Three-quarters of the public (75%) in a new Quinnipiac University poll
, to be exact. And while that numbers includes almost unanimous support for witnesses among Democrats (95%), it also shows a large majority of independents in favor of witnesses (75%) and even a near-majority of Republicans (49%).
Those numbers aren’t an outlier, either. A CNN poll
released earlier this month showed 69% support for witnesses — including, again, a plurality of Republicans (48%). A Monmouth University poll
showed 75% for witnesses.
In short: Public opinion is firm in favor of witnesses. And that support is across the political spectrum — an anomaly in our deeply polarized times. The reason is simple: Logic suggests that if witnesses have new or important information, most people think we should hear from them. Not allowing witnesses to bring forward that new information feels like a cover-up or at least makes people suspicious as to why anyone wouldn’t want to have the fullest picture possible before deciding on whether or not to remove a President.
(Of course, Republican support for witnesses could well be not for the likes of former national security adviser John Bolton but for people like, say, Hunter Biden. Pollsters don’t make clear which witnesses when asking whether people support witnesses.)
Which brings us to Senate Majority Leader Mitch McConnell’s acknowledgment
Tuesday night that the votes are simply not there yet to block the calling of witnesses. Now, McConnell is the consummate vote-counter and behind-the-scenes persuader. And the vote on witnesses isn’t expected until Friday.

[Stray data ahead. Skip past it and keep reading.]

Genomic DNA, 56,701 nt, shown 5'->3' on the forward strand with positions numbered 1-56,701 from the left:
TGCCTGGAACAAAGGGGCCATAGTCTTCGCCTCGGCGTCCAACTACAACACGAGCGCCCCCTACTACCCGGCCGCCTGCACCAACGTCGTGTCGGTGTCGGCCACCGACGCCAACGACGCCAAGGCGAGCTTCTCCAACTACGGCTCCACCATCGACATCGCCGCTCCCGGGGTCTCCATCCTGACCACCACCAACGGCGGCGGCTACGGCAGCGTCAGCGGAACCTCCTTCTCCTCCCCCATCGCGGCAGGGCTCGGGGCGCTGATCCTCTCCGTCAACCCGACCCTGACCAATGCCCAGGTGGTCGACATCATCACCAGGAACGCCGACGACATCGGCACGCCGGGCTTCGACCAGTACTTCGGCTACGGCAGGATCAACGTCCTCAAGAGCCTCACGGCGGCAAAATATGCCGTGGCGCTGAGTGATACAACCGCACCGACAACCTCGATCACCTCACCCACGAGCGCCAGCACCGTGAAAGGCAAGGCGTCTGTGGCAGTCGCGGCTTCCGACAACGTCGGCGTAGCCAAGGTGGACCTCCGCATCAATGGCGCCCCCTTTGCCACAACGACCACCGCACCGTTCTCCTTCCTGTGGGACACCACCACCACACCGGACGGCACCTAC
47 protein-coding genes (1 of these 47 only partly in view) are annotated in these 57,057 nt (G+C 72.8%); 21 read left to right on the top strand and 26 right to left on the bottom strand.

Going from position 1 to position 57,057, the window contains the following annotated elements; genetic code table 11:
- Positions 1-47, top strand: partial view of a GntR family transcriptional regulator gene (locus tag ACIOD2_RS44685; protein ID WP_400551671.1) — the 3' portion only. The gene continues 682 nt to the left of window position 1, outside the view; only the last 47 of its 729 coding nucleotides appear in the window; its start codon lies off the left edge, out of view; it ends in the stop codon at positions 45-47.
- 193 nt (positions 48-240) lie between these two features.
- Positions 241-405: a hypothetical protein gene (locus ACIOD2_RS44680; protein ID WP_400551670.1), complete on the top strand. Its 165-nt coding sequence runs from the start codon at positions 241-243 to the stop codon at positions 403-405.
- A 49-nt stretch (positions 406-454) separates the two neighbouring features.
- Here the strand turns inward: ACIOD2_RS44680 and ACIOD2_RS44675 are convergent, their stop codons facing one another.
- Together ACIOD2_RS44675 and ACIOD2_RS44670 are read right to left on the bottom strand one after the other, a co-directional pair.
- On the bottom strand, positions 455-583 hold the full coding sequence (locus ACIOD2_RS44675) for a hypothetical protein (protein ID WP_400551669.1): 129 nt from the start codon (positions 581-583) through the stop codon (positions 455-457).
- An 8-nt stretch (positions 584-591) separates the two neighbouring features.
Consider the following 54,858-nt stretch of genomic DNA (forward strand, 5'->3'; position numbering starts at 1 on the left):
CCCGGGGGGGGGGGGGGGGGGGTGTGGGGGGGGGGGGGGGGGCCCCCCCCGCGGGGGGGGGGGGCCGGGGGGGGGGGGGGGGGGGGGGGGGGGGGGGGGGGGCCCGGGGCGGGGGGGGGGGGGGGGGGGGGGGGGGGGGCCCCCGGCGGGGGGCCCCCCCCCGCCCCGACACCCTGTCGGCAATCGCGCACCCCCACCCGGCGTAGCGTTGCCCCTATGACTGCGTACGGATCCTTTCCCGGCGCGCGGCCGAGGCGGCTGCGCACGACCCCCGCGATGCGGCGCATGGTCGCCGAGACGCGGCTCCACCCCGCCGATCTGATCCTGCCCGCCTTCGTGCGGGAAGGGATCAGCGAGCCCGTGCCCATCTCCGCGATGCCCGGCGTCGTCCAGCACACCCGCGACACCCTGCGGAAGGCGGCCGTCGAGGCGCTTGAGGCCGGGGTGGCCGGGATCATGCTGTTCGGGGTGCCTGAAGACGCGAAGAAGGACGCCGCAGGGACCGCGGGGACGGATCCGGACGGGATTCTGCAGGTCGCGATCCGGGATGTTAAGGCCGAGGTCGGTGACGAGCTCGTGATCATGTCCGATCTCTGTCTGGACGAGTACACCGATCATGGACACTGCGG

But as the numbers above make clear, McConnell just doesn’t have all that much to work with here. Politicians, especially those up for reelection in the near term, are deeply reactive creatures, almost preternaturally aware of public sentiment. While the Senate — because of the increasing alignment of presidential vote with Senate representation
— is somewhat insulated from the whims of the public, they are still politicians. And when 75% of the public say they want something, politicians tend to want to give it to them.
(Sidebar: The one notable exception to that rule is on gun control restrictions, where large majorities of the country support things like closing the gun show loophole or even reinstating the assault weapons ban. The Senate’s rural bloc — across the Plains and Midwest — allows for legislation, no matter how popular, to be blocked. Read this on that.
So if you are Sen. Susan Collins of Maine or Sen. Cory Gardner of Colorado or Sen. Martha McSally of Arizona, you can’t simply ignore the fact that lots and lots of people (including a near-majority of Republicans) want to hear from witnesses. There’s no doubt that a vote against witnesses then would become an issue in your 2020 campaign — and likely not one that works in your favor.
And/but, you also have to consider this: The President of the United States is going to be very, very pissed off if you break with him on the question of witnesses.
Trump, never one for subtlety, made that crystal clear in a tweet
on Wednesday morning:
“No matter how many witnesses you give the Democrats, no matter how much information is given, like the quickly produced Transcripts, it will NEVER be enough for them. They will always scream UNFAIR. The Impeachment Hoax is just another political CON JOB!”
That idea — nothing will ever be enough for Democrats — was reportedly
an echo of what Gardner, the most endangered Republican incumbent on the ballot this fall, told his colleagues in a closed-door meeting on Tuesday afternoon.
It remains to be seen which argument will win out. Cross the President, or cross the public? But either way, Republicans like Gardner, Collins and McSally have a very tough few days ahead.